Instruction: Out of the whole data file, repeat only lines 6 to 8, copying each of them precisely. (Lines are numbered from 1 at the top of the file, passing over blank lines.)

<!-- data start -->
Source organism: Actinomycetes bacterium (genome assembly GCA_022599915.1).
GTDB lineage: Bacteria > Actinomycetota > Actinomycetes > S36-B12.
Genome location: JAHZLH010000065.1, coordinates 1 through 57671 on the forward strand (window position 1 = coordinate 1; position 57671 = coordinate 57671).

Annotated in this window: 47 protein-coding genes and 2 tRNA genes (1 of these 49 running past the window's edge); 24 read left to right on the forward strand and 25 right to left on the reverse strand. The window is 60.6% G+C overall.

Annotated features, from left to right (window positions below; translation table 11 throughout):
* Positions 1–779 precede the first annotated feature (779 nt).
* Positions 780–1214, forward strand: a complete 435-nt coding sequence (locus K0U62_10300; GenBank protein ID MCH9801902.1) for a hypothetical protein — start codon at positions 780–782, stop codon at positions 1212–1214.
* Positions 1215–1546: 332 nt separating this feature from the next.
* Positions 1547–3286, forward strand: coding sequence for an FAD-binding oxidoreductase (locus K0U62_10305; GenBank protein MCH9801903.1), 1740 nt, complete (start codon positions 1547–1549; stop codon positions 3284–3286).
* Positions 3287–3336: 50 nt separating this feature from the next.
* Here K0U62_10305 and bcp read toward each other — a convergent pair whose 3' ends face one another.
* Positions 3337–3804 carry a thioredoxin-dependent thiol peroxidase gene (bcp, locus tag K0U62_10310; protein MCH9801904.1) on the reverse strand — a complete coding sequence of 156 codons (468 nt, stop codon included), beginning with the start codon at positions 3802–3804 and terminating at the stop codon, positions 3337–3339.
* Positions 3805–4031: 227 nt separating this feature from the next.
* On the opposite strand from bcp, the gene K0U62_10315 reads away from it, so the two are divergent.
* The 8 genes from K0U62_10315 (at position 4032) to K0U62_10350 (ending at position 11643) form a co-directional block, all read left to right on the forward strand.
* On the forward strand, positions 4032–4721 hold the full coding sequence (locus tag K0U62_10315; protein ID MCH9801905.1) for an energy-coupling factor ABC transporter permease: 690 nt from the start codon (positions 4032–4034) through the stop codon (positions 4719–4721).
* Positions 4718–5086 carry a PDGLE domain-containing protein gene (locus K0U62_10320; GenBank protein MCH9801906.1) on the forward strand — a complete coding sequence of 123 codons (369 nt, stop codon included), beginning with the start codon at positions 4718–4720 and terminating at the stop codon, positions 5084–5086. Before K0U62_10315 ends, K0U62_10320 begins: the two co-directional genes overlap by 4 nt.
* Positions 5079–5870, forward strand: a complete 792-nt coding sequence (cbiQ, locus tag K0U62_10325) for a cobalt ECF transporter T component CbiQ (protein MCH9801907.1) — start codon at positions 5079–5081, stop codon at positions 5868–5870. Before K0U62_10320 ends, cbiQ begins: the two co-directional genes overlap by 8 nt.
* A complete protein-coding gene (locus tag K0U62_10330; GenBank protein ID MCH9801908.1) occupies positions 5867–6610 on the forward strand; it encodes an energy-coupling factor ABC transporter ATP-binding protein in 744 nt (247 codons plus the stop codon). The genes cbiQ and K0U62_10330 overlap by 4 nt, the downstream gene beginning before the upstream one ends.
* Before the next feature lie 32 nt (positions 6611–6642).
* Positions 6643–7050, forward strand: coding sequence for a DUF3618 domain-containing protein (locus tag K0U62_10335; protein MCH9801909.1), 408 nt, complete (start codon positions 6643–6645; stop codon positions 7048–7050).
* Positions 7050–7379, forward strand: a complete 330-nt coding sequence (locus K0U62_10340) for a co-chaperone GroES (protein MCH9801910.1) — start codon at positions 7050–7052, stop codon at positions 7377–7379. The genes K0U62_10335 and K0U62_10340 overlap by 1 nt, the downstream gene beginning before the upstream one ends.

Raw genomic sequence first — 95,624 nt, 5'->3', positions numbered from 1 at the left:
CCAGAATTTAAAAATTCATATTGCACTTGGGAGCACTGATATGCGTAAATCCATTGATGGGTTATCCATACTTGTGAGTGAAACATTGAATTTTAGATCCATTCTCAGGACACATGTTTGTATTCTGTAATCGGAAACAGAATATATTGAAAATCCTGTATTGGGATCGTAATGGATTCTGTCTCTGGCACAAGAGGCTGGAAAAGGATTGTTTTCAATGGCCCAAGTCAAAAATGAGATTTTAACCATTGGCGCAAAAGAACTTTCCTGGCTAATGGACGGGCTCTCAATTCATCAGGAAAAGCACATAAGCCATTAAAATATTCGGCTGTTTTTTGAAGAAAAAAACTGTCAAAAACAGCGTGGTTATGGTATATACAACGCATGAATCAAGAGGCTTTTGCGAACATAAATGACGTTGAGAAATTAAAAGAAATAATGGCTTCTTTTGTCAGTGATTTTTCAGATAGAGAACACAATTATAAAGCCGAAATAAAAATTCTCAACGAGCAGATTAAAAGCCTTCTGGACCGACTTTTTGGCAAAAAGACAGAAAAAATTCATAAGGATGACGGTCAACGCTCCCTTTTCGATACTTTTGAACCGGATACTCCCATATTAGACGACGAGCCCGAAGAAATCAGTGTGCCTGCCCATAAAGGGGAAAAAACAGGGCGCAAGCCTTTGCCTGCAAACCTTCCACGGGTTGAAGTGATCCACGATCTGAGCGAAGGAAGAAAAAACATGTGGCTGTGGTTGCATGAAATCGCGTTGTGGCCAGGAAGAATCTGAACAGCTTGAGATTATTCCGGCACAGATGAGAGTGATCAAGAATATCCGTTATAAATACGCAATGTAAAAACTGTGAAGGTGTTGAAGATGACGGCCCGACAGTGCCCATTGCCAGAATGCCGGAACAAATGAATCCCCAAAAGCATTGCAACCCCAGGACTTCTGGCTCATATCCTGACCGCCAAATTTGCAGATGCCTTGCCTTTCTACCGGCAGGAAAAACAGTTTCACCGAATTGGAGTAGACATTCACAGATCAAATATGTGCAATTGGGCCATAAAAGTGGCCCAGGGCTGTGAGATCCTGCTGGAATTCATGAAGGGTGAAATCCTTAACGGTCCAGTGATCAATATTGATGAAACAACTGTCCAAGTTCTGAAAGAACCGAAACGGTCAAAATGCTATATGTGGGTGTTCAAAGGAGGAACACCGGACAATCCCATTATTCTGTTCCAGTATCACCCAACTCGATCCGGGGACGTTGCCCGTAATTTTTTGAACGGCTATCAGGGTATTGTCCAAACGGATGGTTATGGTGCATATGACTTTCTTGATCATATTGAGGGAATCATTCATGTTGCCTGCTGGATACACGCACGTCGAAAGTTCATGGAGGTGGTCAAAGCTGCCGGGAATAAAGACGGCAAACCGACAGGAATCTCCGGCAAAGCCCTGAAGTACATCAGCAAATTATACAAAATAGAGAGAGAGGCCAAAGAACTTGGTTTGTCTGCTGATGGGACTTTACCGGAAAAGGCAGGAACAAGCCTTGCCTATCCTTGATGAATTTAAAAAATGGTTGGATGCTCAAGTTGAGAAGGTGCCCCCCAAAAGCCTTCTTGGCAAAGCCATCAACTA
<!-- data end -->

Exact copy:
* Positions 1–779 precede the first annotated feature (779 nt).
* Positions 780–1214, forward strand: a complete 435-nt coding sequence (locus K0U62_10300; GenBank protein ID MCH9801902.1) for a hypothetical protein — start codon at positions 780–782, stop codon at positions 1212–1214.
* Positions 1215–1546: 332 nt separating this feature from the next.